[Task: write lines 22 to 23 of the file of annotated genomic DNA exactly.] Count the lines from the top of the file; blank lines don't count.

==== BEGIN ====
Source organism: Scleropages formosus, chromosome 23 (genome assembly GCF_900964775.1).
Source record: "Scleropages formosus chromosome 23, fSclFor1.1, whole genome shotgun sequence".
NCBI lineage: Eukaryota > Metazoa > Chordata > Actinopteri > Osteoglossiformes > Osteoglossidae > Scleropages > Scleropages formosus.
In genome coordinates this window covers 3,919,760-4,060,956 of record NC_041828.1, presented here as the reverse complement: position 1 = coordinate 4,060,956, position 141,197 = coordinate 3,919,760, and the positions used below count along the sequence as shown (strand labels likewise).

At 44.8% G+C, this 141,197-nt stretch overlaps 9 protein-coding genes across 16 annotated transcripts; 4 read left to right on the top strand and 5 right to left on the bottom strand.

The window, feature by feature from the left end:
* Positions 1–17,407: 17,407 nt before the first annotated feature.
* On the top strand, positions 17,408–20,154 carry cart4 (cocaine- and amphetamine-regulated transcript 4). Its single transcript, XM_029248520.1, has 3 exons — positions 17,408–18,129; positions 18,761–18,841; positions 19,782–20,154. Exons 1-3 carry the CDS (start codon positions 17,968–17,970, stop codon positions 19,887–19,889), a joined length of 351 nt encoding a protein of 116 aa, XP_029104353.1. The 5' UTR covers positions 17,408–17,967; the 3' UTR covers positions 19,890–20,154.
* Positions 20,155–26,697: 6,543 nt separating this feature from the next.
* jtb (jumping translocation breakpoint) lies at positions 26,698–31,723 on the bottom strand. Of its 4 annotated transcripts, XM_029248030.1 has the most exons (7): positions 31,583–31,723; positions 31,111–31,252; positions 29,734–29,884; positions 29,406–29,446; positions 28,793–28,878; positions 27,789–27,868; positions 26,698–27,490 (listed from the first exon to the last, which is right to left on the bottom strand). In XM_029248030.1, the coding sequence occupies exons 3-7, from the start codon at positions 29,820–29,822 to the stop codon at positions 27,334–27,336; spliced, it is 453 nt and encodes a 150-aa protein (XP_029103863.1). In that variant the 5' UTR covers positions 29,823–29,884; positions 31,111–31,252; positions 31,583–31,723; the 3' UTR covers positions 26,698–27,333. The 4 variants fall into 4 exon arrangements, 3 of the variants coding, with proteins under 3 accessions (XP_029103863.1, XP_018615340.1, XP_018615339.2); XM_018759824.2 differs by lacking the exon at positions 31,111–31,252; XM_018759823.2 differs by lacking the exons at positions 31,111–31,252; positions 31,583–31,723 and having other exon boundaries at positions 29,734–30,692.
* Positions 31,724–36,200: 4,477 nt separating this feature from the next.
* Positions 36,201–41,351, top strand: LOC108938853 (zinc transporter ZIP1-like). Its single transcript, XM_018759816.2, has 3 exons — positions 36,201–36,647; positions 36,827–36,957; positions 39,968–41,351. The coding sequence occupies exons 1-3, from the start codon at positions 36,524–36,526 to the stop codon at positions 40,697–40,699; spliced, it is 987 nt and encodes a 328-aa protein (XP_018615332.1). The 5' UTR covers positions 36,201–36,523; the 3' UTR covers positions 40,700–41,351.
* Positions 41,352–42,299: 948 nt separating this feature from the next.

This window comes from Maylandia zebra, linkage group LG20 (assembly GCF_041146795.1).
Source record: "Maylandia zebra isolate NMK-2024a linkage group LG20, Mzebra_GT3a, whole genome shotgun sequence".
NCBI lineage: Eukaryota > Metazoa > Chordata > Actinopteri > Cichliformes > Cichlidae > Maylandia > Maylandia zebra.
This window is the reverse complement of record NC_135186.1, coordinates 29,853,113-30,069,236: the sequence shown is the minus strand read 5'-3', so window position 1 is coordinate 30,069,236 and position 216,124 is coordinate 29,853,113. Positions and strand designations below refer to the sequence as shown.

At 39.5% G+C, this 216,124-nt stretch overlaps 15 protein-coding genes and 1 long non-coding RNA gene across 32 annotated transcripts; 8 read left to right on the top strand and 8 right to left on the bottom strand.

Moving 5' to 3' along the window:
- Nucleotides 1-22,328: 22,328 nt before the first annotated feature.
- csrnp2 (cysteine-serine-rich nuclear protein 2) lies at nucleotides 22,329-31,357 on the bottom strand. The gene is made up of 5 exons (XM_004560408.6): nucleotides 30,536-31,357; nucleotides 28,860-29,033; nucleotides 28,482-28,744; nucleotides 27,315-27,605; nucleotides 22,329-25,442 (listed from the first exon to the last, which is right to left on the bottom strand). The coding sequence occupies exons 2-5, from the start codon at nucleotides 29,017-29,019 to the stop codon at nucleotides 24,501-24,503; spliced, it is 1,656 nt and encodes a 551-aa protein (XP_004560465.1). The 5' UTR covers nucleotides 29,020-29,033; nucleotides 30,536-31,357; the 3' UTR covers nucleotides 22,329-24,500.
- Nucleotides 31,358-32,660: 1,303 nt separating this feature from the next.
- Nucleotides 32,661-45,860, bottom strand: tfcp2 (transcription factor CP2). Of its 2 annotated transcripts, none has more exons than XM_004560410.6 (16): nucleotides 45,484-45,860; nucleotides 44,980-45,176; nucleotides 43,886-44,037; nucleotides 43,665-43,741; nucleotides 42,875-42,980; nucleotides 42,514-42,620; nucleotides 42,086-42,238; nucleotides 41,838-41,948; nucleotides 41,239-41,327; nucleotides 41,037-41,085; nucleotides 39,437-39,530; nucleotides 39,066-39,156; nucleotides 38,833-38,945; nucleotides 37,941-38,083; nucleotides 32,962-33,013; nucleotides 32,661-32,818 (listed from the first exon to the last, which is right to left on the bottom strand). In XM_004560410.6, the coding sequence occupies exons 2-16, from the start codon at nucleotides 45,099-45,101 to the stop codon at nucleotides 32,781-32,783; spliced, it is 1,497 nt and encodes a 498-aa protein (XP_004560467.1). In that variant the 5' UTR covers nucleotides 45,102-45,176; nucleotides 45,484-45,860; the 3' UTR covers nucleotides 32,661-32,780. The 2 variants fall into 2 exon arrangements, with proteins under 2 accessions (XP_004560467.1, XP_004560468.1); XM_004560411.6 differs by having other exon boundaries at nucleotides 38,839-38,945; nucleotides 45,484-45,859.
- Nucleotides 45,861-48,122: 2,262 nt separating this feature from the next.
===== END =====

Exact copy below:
- Nucleotides 31,358-32,660: 1,303 nt separating this feature from the next.
- Nucleotides 32,661-45,860, bottom strand: tfcp2 (transcription factor CP2). Of its 2 annotated transcripts, none has more exons than XM_004560410.6 (16): nucleotides 45,484-45,860; nucleotides 44,980-45,176; nucleotides 43,886-44,037; nucleotides 43,665-43,741; nucleotides 42,875-42,980; nucleotides 42,514-42,620; nucleotides 42,086-42,238; nucleotides 41,838-41,948; nucleotides 41,239-41,327; nucleotides 41,037-41,085; nucleotides 39,437-39,530; nucleotides 39,066-39,156; nucleotides 38,833-38,945; nucleotides 37,941-38,083; nucleotides 32,962-33,013; nucleotides 32,661-32,818 (listed from the first exon to the last, which is right to left on the bottom strand). In XM_004560410.6, the coding sequence occupies exons 2-16, from the start codon at nucleotides 45,099-45,101 to the stop codon at nucleotides 32,781-32,783; spliced, it is 1,497 nt and encodes a 498-aa protein (XP_004560467.1). In that variant the 5' UTR covers nucleotides 45,102-45,176; nucleotides 45,484-45,860; the 3' UTR covers nucleotides 32,661-32,780. The 2 variants fall into 2 exon arrangements, with proteins under 2 accessions (XP_004560467.1, XP_004560468.1); XM_004560411.6 differs by having other exon boundaries at nucleotides 38,839-38,945; nucleotides 45,484-45,859.